Session 243

Strategic Perspectives on Employee Turnover and Retention

Track L

Date: Tuesday, September 23, 2014


Time: 17:15 – 18:30


Room: Paris

Session Chair:

  • Christiane Bode, Bocconi University

Title: Gone with the Wind: A Meta-Analytic Path Analysis of Executive Turnover, Its Determinants, and Post-Acquisition Performance


  • Tsvetomira Bilgili, University of Memphis
  • Christian Calderon, University of Memphis
  • David Allen, Rutgers University
  • Ben Kedia, University of Memphis

Abstract: Empirical evidence indicates higher than normal turnover rates of target firm executives following acquisitions. The extant literature has focused on explaining why this phenomenon occurs, and what its implications are for post-acquisition performance. However, research in this area has been fragmented, preventing scholars from developing a general model of acquisition-related executive turnover. Thus, in this study we employ meta-analytic techniques to synthesize empirical findings on determinants of collective executive turnover and its effects on post-acquisition performance. Specifically, we assess the relative influence of determinants at the individual-, group-, firm-, and deal-levels of analysis. Furthermore, using path analysis we test alternative models of determinants-turnover-post-acquisition performance relationship. Lastly, we identify moderators to provide important insights into the nature of these relationships.

Title: Impact of Plant Takeover on Employee Turnover


  • Juan Martin Carriquiry, Aalborg University

Abstract: The following paper analyses the impact of plant takeover on the probability of employee turnover. Based on organizational routines, coping and psychological contract literature, I argue that employees working for a plant that is acquired are more likely to switch jobs following the acquisition than they were before. I test these predictions on a sample of almost 10.000 employees who worked in Denmark in the period between 2001 and 2007. Results in a Difference-in-Differences setting show that employees are more likely to leave after a plant takeover. The increase in turnover subdues in the years following the acquisition. Employee and plant characteristics that affect such outcome are further explored.

Title: Social Impact Projects, Conflicting Institutional Logics, and Employee Retention


  • Christiane Bode, Bocconi University
  • Jasjit Singh, INSEAD
  • Michelle Rogan, INSEAD

Abstract: Firms are increasingly launching initiatives with an explicit social mandate. One strategic justification for encouraging employee participation in such projects is the expectation of improved retention. Although research suggests that participation improves the motivation and organizational identification of employees, there is limited evidence regarding the extent to which this ultimately translates into retention benefits. Drawing on insights from the institutional logics literature and identity theory, we develop hypotheses on how the retention effect varies with the length of employee exposure to social impact projects, the employee's prior business experience within or outside the firm, and the novelty of such projects in the employee’s work environment. Empirical analysis of 912 social impact project participants and matched non-participants provide evidence in line with our predictions.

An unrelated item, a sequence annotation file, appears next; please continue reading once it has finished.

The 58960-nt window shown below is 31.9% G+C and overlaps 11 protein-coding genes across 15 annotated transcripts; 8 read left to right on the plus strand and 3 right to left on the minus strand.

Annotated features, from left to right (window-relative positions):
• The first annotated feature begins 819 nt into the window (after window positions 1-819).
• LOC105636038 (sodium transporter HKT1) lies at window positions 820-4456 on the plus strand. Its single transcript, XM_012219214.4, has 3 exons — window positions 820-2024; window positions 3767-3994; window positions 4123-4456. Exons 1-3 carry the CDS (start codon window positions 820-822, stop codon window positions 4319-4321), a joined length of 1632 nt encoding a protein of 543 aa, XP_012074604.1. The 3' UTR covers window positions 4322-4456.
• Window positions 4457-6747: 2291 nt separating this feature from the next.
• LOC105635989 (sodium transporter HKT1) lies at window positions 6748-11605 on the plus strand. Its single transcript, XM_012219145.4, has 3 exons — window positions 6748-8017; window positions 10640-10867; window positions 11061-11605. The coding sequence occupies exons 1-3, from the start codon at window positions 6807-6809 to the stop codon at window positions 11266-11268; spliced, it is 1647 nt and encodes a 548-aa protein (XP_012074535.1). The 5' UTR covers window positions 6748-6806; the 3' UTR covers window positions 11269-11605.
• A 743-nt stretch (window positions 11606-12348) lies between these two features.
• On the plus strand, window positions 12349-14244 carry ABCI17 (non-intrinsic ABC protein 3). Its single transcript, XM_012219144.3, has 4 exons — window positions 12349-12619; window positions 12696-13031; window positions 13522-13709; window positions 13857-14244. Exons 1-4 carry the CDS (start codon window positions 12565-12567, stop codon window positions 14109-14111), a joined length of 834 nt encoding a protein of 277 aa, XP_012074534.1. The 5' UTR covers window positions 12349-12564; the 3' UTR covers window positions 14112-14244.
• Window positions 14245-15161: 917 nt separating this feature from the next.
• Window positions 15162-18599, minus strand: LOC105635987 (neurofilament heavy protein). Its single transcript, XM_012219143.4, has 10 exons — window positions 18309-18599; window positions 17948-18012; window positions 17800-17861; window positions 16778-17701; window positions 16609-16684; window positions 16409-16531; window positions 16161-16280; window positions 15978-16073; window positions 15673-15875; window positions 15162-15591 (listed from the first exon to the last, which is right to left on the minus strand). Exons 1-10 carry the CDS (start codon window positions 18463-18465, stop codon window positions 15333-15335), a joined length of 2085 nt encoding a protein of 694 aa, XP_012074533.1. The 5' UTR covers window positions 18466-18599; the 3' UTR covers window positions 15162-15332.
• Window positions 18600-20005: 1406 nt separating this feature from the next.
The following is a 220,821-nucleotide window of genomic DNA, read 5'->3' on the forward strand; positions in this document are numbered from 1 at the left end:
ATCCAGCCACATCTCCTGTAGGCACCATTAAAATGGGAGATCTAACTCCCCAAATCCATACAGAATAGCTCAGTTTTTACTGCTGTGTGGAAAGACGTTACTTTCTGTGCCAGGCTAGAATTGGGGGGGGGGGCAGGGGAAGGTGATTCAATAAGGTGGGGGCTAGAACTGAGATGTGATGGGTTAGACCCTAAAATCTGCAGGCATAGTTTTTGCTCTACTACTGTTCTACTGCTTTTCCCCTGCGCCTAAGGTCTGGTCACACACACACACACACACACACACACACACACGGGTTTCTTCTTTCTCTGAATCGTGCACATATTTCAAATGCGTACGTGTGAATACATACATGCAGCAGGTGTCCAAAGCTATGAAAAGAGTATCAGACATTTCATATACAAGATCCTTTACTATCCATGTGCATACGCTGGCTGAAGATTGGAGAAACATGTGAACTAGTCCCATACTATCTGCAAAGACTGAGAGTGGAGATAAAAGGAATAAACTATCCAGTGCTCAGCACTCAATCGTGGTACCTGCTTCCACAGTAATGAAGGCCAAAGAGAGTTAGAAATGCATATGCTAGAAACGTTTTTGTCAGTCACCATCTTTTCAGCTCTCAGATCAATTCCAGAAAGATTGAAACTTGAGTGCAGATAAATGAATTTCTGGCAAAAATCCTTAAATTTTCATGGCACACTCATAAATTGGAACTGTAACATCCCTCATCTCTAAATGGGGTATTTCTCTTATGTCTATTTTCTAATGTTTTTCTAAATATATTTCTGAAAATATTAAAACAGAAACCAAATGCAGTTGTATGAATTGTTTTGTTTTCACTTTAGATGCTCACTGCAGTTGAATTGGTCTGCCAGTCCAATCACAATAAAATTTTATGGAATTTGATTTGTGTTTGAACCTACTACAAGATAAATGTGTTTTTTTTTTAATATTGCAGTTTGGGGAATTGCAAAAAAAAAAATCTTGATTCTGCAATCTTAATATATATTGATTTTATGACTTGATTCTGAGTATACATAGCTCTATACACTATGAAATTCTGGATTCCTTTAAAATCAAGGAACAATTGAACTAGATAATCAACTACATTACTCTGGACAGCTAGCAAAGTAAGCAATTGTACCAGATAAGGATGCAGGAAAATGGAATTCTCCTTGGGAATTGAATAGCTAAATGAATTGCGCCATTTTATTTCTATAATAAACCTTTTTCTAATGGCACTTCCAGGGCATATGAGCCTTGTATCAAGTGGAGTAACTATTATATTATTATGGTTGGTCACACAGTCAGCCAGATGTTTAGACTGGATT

Title: The Antecedents of Target CEO Departure in Post-acquisitions: Investigation on Human Capital of Founder-CEO


  • Keivan Aghasi, Polytechnic University of Milan
  • Massimo Colombo, Polytechnic University of Milan

Abstract: This research highlights the value of human capital embedded in founder-CEO for the acquirer. Our findings suggest that acquirers prefer to keep founder-CEO in post-acquisition. Moreover, the result shows that the value of human capital embedded in founder-CEO is to the extent that acquirers prefer to keep them even at the expense of managerial redundancies when both firms are highly related. Similarly, by ruling out coordinating role for the founder-CEO in post-acquisition when target is structurally integrated, we find that the acquirers keep them for their human capital. This study is based on the empirical analysis on a sample of 372 acquisitions of small high-tech firms between 2001 and 2005.

All Sessions in Track L...

Sun: 08:00 – 09:15
Session 280: Strategic Human Capital and Human Resource Management: The Role of Context
Sun: 09:30 – 10:45
Session 285: Micro-foundations and Human Capital: The Power of Multiple Perspectives
Sun: 11:15 – 12:30
Session 281: New Frontiers: CSR, Ethics and Human Capital
Sun: 15:45 – 17:00
Session 242: The Strategic Effects of Management Human Capital
Sun: 17:15 – 18:30
Session 608: Strategic Human Capital IG Business Meeting
Mon: 11:00 – 12:15
Session 402: Microfoundations of Strategic Human Capital
Mon: 14:45 – 16:00
Session 248: Strategic Talent Management
Mon: 16:30 – 17:45
Session 245: Human Capital Complementarities
Tue: 11:00 – 12:15
Session 247: Human Capital and Knowledge as Strategic Resources
Tue: 15:30 – 16:45
Session 244: Labor Markets and Strategic Human Capital
Tue: 17:15 – 18:30
Session 243: Strategic Perspectives on Employee Turnover and Retention

Strategic Management Society